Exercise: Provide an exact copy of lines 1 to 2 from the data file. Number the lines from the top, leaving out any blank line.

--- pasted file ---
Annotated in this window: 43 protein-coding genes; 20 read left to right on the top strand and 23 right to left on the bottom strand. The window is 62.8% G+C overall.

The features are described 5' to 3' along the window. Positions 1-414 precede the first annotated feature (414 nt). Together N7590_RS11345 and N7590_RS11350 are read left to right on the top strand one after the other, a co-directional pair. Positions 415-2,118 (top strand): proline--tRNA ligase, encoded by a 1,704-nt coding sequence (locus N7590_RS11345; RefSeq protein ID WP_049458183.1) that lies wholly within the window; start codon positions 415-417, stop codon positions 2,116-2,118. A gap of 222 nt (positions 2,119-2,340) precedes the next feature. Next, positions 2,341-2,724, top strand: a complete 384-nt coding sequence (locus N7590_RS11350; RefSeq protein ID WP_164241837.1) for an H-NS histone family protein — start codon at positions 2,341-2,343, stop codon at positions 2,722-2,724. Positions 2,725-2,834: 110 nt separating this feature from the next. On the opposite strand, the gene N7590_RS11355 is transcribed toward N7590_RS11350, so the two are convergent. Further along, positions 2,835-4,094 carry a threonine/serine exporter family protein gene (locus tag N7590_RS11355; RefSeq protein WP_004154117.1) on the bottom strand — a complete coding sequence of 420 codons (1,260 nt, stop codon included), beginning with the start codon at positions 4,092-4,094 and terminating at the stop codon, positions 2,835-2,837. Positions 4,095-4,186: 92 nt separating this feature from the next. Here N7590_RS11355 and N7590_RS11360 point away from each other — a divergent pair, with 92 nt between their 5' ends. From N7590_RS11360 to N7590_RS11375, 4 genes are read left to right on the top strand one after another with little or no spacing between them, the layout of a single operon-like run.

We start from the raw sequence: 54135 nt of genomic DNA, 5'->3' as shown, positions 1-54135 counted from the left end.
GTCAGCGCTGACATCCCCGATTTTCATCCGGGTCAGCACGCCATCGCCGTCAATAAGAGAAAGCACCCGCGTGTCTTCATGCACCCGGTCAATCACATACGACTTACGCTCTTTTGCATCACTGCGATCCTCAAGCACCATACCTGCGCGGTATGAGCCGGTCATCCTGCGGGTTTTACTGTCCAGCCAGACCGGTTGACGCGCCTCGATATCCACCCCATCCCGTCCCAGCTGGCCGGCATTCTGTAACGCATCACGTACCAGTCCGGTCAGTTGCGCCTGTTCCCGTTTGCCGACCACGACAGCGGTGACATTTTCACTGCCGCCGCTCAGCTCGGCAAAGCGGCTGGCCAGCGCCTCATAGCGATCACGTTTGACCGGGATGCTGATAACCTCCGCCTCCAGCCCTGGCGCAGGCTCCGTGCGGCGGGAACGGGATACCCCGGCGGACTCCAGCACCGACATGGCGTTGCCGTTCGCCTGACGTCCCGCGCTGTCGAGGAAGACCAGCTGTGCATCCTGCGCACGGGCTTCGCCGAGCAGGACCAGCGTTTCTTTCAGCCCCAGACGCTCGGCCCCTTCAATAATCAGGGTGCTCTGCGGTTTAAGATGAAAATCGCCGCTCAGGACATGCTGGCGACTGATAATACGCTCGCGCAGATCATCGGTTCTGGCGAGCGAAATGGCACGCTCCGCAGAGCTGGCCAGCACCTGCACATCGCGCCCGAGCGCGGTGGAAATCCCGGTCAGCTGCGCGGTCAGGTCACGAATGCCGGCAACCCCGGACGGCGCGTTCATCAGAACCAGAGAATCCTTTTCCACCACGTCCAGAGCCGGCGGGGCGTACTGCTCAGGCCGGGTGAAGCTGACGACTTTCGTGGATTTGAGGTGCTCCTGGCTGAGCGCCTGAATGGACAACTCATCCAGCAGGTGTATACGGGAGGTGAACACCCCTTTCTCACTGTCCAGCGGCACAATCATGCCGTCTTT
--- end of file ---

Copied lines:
Annotated in this window: 43 protein-coding genes; 20 read left to right on the top strand and 23 right to left on the bottom strand. The window is 62.8% G+C overall.

The features are described 5' to 3' along the window. Positions 1-414 precede the first annotated feature (414 nt). Together N7590_RS11345 and N7590_RS11350 are read left to right on the top strand one after the other, a co-directional pair. Positions 415-2,118 (top strand): proline--tRNA ligase, encoded by a 1,704-nt coding sequence (locus N7590_RS11345; RefSeq protein ID WP_049458183.1) that lies wholly within the window; start codon positions 415-417, stop codon positions 2,116-2,118. A gap of 222 nt (positions 2,119-2,340) precedes the next feature. Next, positions 2,341-2,724, top strand: a complete 384-nt coding sequence (locus N7590_RS11350; RefSeq protein ID WP_164241837.1) for an H-NS histone family protein — start codon at positions 2,341-2,343, stop codon at positions 2,722-2,724. Positions 2,725-2,834: 110 nt separating this feature from the next. On the opposite strand, the gene N7590_RS11355 is transcribed toward N7590_RS11350, so the two are convergent. Further along, positions 2,835-4,094 carry a threonine/serine exporter family protein gene (locus tag N7590_RS11355; RefSeq protein WP_004154117.1) on the bottom strand — a complete coding sequence of 420 codons (1,260 nt, stop codon included), beginning with the start codon at positions 4,092-4,094 and terminating at the stop codon, positions 2,835-2,837. Positions 4,095-4,186: 92 nt separating this feature from the next. Here N7590_RS11355 and N7590_RS11360 point away from each other — a divergent pair, with 92 nt between their 5' ends. From N7590_RS11360 to N7590_RS11375, 4 genes are read left to right on the top strand one after another with little or no spacing between them, the layout of a single operon-like run.